Ireland and the Commonwealth – Towards Membership

51y5dcl6ool-_sx331_bo1204203200_2009 marked the 60th anniversary of Ireland’s departure from the Commonwealth, and many Reform members were enthusiastically involved in this year’s campaign to encourage Ireland to now consider returning to the Commonwealth.

A joint letter to the Irish Times (3 March 2009) set out some of the main reasons to consider rejoining, and was signed by leading public figures from all parts of Ireland and these islands – including Alliance Party Leader David Ford MLA, PUP leader Dawn Purvis MLA, Lord Rana, Senator Eoghan Harris and academics such as Professor Brice Dickson and Professor Geoffrey Roberts:

Madam, – As Ireland approaches the 60th anniversary of the declaration of the Republic, is it time to reconsider the country’s membership of the Commonwealth? When Ireland left the Commonwealth in 1949 the other member-states hoped its departure would be temporary. In the 1920s and 1930s the Irish Free State had played a crucial role in the transformation of the British Commonwealth into an association of free, democratic and sovereign states. After Ireland left, the Commonwealth continued to evolve.

Ireland’s membership of the Commonwealth would, we are sure, be welcomed by the unionist community in Northern Ireland as a significant gesture of reconciliation. It would add to the collaborative framework established by the Belfast and St Andrew’s agreements. It would demonstrate unequivocally that the Republic has finally drawn a line under the troubled history of Anglo-Irish relations that led to Ireland’s self-exclusion from the Commonwealth 60 years ago. It would represent a further important step along the road to a pluralist Ireland in which different identities are recognised and respected, a country that celebrates its multi-cultural heritage and diverse history.

Reform has now published a new book, bringing together a collection of articles, speeches and reports by prominent academics, authors and political commentators on the important question of whether or not Ireland should return to the Commonwealth.

The book includes articles by: Bruce Arnold, Amitav Banerji, Robin Bury, John Erskine, Roy Garland, Gordon Lucy, Mary Kenny, Prof. Robert Martin, Dr. Martin Mansergh TD, Andrew MacKinlay MP, John-Paul McCarthy, Prof. Geoff Roberts and others.

Many of the contributors are in favour of rejoining – although the book also includes a speech by Dr. Martin Mansergh TD arguing that Ireland should not rejoin.

Reform hopes that this new book will be a timely and interesting contribution to the ongoing debate on Commonwealth membership.

You can download or order the book at Lulu, or order it at Amazon.

or any good bookshop: ISBN-10: 0-95615-771-8, ISBN-13: 978-09561577-1-3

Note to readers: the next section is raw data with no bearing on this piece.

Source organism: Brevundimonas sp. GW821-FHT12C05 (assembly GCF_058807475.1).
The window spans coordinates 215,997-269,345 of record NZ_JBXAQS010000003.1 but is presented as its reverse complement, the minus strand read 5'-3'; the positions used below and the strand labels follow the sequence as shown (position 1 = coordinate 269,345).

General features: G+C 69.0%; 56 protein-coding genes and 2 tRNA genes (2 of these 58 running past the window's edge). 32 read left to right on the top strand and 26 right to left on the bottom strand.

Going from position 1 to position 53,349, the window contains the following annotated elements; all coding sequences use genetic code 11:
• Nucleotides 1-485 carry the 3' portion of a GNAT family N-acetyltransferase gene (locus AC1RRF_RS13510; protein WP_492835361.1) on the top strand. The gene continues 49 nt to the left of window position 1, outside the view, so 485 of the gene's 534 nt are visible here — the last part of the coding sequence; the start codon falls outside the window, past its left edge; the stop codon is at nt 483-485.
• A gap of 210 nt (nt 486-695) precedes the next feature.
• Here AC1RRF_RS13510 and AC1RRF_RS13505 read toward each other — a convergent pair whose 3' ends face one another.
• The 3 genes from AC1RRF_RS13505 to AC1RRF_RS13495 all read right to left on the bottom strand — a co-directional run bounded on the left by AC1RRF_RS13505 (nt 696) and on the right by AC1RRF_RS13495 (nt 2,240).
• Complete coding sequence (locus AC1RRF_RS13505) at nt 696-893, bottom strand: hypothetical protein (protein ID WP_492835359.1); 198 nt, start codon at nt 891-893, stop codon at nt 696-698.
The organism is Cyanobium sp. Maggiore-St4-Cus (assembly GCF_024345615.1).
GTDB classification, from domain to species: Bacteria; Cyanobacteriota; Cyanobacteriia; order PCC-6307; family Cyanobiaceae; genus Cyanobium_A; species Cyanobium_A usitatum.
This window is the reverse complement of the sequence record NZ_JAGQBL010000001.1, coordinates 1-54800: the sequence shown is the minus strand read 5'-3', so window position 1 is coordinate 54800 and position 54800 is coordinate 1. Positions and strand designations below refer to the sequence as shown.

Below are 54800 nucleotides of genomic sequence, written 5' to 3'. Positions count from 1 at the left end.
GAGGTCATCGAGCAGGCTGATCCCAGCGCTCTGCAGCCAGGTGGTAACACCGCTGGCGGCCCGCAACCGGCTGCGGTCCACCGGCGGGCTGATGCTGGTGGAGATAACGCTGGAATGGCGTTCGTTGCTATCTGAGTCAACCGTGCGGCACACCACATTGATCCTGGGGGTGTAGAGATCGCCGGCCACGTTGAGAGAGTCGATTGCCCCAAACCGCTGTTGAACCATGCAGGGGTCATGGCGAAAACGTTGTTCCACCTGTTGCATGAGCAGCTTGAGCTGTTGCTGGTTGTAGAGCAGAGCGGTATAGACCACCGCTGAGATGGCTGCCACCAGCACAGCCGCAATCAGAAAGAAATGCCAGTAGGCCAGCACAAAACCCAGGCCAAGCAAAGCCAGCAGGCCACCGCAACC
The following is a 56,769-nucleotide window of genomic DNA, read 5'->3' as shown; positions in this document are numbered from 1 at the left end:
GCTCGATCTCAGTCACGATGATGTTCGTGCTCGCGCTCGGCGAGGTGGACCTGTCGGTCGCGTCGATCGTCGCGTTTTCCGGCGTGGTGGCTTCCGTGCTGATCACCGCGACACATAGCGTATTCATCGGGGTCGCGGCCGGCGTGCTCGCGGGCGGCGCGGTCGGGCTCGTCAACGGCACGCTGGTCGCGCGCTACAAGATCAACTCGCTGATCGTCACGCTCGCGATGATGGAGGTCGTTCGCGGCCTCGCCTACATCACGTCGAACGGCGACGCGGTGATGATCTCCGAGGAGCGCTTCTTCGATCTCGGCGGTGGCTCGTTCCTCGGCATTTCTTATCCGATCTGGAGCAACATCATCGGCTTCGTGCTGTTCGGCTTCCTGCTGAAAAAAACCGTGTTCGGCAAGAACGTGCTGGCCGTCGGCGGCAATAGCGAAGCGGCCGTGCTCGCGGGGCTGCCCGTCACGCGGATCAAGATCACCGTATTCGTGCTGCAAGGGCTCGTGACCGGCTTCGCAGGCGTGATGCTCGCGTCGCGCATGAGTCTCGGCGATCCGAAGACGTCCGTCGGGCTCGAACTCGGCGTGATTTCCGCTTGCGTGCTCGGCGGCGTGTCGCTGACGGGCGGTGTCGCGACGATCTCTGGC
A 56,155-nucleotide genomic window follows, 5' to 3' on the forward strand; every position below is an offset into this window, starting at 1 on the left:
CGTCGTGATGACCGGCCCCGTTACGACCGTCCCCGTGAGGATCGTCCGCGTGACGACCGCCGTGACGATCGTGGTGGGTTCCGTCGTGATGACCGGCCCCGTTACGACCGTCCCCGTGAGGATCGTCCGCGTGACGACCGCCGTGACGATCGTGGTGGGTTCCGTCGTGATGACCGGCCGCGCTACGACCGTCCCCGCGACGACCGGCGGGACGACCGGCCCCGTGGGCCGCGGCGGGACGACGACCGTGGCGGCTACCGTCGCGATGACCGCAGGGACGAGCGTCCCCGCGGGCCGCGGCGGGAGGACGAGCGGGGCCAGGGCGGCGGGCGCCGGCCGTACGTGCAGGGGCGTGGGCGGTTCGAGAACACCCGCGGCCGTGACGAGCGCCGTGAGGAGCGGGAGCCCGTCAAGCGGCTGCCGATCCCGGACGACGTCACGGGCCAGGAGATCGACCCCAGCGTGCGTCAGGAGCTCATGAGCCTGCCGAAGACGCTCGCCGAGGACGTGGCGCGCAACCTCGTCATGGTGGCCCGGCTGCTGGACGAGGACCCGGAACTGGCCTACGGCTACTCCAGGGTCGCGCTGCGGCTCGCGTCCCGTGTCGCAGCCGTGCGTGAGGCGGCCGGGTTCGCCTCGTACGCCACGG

There is more to the world than Germany and France

Joseph Stiglitz, George Osborne & David McWilliams will be speaking next week (15–17 May) at Google Zeitgeistminds panel on the Euro and EU periphery.

Joseph Stiglitz previously made reference to the economic benefits of Commonwealth membership in Trinidad and Tobago in 2009:

“The combined thrust of economic growth and democratic values in Commonwealth countries complements the argument made by Nobel Prize winning economist Joseph Stiglitz at the Commonwealth Business Forum held in Trinidad and Tobago in November 2009, regarding the three pillars of successful development strategy: markets, governments, and individuals. As he emphasised recent decades have seen marked changes in thinking, not only about what successful development means but also how to go about it. Development is about transforming the lives of people not just about transforming economies. Policies need to be looked at through this double lens: how they promote growth and how they affect individuals directly. For this to happen, Stiglitz identified communities working together as the fourth pillar of successful development. The Commonwealth offers such a community for the realisation of the ‘New World’ that Joseph Stiglitz says is necessary to make globalisation work for the many rather than the few.”

David McWilliams has described in his column that Ireland needs to enter into additional spheres of orbit. Perhaps Ireland joining the Commonwealth is the answer and in Ireland’s selfish and economic interests:

“Today, small countries like Ireland could take a leaf out of the book of the old city-states. Instead of committing ourselves totally to one sphere of orbit, we could play a trading game, seeing where the big powers’ interests have shifted and altering our own policy accordingly.Events of recent days have shown how dangerous it is to be dependent on one large trading bloc. It is clear our Government was slapped down on burden sharing at the last minute. In a world of free moving capital, this humiliation has to be acted on. Maybe Barack Obama’s visit next month, along with that of Queen Elizabeth, will open our eyes to the fact that there is more to the world than Germany and France”

Also by David McWilliams: We need to show ECB it’s not the only show in town